Health Risks Associated with Wildlife as Pets
Many people have contact
with wild animals and, especially if the animals are young, are tempted to take
them home as pets. Baby animals are often cute, cuddly and responsive to
attention. The temptation to remove them from their natural environment can be
very strong, but before you try to make a pet out of a wild animal, please
consider the following:
Most wild animals will not live very long in our
normal household surroundings. Baby animals that do survive will undergo a
drastic behavioral change as they become adults. They often become very
aggressive and continually try to escape back to the out-of-doors. A tailor-made
pet does not result from declawing, descenting, neutering or removing fangs from
a wild animal. In addition, attempting to return such animals to the wild when
their behavior becomes intolerable is actually a death sentence.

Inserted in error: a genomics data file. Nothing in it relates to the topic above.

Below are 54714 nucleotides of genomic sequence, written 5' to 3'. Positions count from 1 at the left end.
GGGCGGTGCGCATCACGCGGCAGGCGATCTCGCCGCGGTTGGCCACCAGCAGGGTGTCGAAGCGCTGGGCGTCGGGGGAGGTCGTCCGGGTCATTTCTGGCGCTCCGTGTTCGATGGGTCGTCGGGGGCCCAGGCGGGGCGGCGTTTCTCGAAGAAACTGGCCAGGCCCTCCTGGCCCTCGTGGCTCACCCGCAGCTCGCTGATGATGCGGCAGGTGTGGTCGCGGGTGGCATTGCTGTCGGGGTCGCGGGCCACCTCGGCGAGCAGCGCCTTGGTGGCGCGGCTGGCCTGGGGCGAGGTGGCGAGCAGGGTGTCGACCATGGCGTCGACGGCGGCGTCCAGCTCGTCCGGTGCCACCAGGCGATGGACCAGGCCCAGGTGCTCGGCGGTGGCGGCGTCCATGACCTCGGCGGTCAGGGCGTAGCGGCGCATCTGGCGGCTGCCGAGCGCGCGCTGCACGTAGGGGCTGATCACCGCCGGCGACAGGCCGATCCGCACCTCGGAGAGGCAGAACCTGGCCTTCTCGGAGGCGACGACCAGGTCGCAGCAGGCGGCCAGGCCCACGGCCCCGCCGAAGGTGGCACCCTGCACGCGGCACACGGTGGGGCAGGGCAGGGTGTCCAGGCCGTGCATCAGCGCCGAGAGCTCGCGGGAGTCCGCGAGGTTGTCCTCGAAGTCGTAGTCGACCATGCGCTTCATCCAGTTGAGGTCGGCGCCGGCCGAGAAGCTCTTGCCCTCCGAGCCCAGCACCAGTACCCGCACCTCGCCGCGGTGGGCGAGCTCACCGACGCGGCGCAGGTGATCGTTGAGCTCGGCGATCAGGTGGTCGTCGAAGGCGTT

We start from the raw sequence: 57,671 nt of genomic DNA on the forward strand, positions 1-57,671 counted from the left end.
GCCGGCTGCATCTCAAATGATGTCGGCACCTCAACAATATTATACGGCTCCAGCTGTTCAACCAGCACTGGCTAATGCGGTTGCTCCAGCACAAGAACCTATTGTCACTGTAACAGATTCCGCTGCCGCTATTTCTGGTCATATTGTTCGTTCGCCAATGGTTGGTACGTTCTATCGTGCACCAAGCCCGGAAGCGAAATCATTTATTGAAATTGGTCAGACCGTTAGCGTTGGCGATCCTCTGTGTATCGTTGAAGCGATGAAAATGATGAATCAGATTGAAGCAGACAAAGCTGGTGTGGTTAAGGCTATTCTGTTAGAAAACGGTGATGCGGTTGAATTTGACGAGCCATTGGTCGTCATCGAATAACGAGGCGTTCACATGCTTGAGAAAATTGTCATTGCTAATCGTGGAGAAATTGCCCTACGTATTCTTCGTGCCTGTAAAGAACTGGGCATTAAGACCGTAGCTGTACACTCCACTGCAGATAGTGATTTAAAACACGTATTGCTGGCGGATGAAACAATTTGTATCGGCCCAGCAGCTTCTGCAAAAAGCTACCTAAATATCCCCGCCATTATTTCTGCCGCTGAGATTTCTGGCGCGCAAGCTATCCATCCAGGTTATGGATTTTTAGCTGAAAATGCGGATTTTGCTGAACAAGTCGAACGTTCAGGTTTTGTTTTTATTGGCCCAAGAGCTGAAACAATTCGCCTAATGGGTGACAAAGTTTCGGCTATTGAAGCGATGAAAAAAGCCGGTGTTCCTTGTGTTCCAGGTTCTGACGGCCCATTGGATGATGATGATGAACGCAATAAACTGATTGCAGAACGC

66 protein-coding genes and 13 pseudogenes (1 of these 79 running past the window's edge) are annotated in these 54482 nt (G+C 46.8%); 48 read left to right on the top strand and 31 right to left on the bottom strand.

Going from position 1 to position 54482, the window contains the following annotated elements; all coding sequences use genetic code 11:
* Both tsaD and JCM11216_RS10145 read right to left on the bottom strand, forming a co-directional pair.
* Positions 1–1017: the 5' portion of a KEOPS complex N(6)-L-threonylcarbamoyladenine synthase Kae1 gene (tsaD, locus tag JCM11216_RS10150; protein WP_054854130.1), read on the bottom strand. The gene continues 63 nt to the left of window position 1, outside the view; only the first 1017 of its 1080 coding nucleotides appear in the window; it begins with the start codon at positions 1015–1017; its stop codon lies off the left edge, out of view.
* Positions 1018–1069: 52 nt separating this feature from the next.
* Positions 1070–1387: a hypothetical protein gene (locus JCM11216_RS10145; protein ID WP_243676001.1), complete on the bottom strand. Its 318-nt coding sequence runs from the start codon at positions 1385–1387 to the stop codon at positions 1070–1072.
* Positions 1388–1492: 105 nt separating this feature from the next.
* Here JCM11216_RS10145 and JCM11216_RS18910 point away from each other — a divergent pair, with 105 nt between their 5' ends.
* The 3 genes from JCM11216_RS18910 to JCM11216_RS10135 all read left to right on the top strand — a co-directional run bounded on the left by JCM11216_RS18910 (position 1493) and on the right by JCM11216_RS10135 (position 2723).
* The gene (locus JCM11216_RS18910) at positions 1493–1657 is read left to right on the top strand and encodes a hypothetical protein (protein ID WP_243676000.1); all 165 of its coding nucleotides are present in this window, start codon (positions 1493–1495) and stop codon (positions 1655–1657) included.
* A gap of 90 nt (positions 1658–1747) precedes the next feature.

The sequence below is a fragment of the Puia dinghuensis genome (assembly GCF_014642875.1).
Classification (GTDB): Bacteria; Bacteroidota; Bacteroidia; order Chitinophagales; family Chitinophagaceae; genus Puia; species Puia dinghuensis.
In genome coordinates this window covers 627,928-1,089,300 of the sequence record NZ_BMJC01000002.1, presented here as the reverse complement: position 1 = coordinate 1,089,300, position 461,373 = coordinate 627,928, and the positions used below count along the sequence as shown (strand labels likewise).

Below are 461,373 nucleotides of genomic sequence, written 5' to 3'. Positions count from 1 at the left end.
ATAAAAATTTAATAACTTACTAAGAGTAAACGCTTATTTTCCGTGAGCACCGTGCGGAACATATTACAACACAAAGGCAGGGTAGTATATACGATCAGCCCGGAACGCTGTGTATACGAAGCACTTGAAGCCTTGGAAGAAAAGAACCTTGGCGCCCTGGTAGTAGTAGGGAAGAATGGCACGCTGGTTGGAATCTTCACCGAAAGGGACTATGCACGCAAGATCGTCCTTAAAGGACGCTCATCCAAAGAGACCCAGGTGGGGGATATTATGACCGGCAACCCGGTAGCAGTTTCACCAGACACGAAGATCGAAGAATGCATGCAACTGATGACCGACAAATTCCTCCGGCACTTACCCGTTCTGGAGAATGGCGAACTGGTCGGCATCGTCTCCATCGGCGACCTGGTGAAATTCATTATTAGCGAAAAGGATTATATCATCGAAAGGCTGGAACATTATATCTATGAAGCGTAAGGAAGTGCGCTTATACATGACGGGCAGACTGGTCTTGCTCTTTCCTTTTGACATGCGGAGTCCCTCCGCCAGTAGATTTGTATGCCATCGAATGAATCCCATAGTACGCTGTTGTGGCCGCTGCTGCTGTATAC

dietary requirements of most wild animals are different from domestic pets. An
improper diet can result in serious nutritional deficiencies such as rickets and
other crippling conditions.
Most wild animals are normally most active at
night. This perfectly normal behavior can be very disruptive to persons trying
to sleep and attempts to change it may be very frustrating to the animal
Many diseases which affect people can be carried even by
healthy-looking wild animals. Rabies is one such disease and others include
leptospirosis, tularemia and plague. Preventive vaccines against these diseases
are not approved for use in wildlife.
Most wild animals are protected by
various federal and state laws and permission from the proper authorities must
be obtained before keeping a wild animal.
When you are tempted to take
home a wild animal for a pet, ask yourself these questions:
- Is what I am doing legal?
- Am I willing to risk the health, and possibly the life, of myself and my
- Am I willing to risk destroying the animal?
- Am I willing to change my lifestyle to conform to the animal's natural and
If you cannot truthfully answer "yes" to each
question, do not attempt to keep a wild animal as a pet.
Jan. 1987 Stock No. 7-22
Texas Department of State Health Services - Infectious Disease
1100 West 49th Street, Suite T801, Mail Code: 1960 PO BOX
149347 - Austin, TX 78714-9347
(512) 458-7676 - Fax: (512) 458-7616 -
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